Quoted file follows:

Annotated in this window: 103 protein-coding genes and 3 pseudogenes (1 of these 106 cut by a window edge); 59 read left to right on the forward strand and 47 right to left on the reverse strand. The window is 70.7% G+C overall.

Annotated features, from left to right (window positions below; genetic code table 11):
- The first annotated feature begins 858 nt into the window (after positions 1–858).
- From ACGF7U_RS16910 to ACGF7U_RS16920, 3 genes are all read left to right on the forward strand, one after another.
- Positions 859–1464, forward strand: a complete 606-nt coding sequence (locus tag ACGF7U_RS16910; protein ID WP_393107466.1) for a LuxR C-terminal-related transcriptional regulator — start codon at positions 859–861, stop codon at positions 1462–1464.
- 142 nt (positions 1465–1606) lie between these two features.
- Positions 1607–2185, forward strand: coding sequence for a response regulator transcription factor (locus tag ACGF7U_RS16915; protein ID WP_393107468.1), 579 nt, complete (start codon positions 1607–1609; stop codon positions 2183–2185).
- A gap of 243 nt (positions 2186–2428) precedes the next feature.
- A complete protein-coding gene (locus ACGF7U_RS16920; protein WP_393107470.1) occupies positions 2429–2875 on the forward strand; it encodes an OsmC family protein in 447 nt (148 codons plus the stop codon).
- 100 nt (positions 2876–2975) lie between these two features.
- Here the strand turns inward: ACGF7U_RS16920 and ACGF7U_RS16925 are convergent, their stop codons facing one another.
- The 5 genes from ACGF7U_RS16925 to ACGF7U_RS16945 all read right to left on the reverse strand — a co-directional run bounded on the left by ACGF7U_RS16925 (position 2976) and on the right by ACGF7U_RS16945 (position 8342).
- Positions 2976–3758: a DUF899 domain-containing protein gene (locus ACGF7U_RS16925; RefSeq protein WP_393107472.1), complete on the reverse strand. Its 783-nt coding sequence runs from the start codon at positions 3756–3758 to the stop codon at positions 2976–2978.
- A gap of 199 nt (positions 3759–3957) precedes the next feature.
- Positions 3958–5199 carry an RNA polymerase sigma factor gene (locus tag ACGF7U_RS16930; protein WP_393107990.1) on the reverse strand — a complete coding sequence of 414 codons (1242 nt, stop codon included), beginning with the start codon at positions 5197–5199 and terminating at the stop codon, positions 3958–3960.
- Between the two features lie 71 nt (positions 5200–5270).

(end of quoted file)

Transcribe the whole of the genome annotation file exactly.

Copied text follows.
Annotated in this window: 103 protein-coding genes and 3 pseudogenes (1 of these 106 cut by a window edge); 59 read left to right on the forward strand and 47 right to left on the reverse strand. The window is 70.7% G+C overall.

Annotated features, from left to right (window positions below; genetic code table 11):
- The first annotated feature begins 858 nt into the window (after positions 1–858).
- From ACGF7U_RS16910 to ACGF7U_RS16920, 3 genes are all read left to right on the forward strand, one after another.
- Positions 859–1464, forward strand: a complete 606-nt coding sequence (locus tag ACGF7U_RS16910; protein ID WP_393107466.1) for a LuxR C-terminal-related transcriptional regulator — start codon at positions 859–861, stop codon at positions 1462–1464.
- 142 nt (positions 1465–1606) lie between these two features.
- Positions 1607–2185, forward strand: coding sequence for a response regulator transcription factor (locus tag ACGF7U_RS16915; protein ID WP_393107468.1), 579 nt, complete (start codon positions 1607–1609; stop codon positions 2183–2185).
- A gap of 243 nt (positions 2186–2428) precedes the next feature.
- A complete protein-coding gene (locus ACGF7U_RS16920; protein WP_393107470.1) occupies positions 2429–2875 on the forward strand; it encodes an OsmC family protein in 447 nt (148 codons plus the stop codon).
- 100 nt (positions 2876–2975) lie between these two features.
- Here the strand turns inward: ACGF7U_RS16920 and ACGF7U_RS16925 are convergent, their stop codons facing one another.
- The 5 genes from ACGF7U_RS16925 to ACGF7U_RS16945 all read right to left on the reverse strand — a co-directional run bounded on the left by ACGF7U_RS16925 (position 2976) and on the right by ACGF7U_RS16945 (position 8342).
- Positions 2976–3758: a DUF899 domain-containing protein gene (locus ACGF7U_RS16925; RefSeq protein WP_393107472.1), complete on the reverse strand. Its 783-nt coding sequence runs from the start codon at positions 3756–3758 to the stop codon at positions 2976–2978.
- A gap of 199 nt (positions 3759–3957) precedes the next feature.
- Positions 3958–5199 carry an RNA polymerase sigma factor gene (locus tag ACGF7U_RS16930; protein WP_393107990.1) on the reverse strand — a complete coding sequence of 414 codons (1242 nt, stop codon included), beginning with the start codon at positions 5197–5199 and terminating at the stop codon, positions 3958–3960.
- Between the two features lie 71 nt (positions 5200–5270).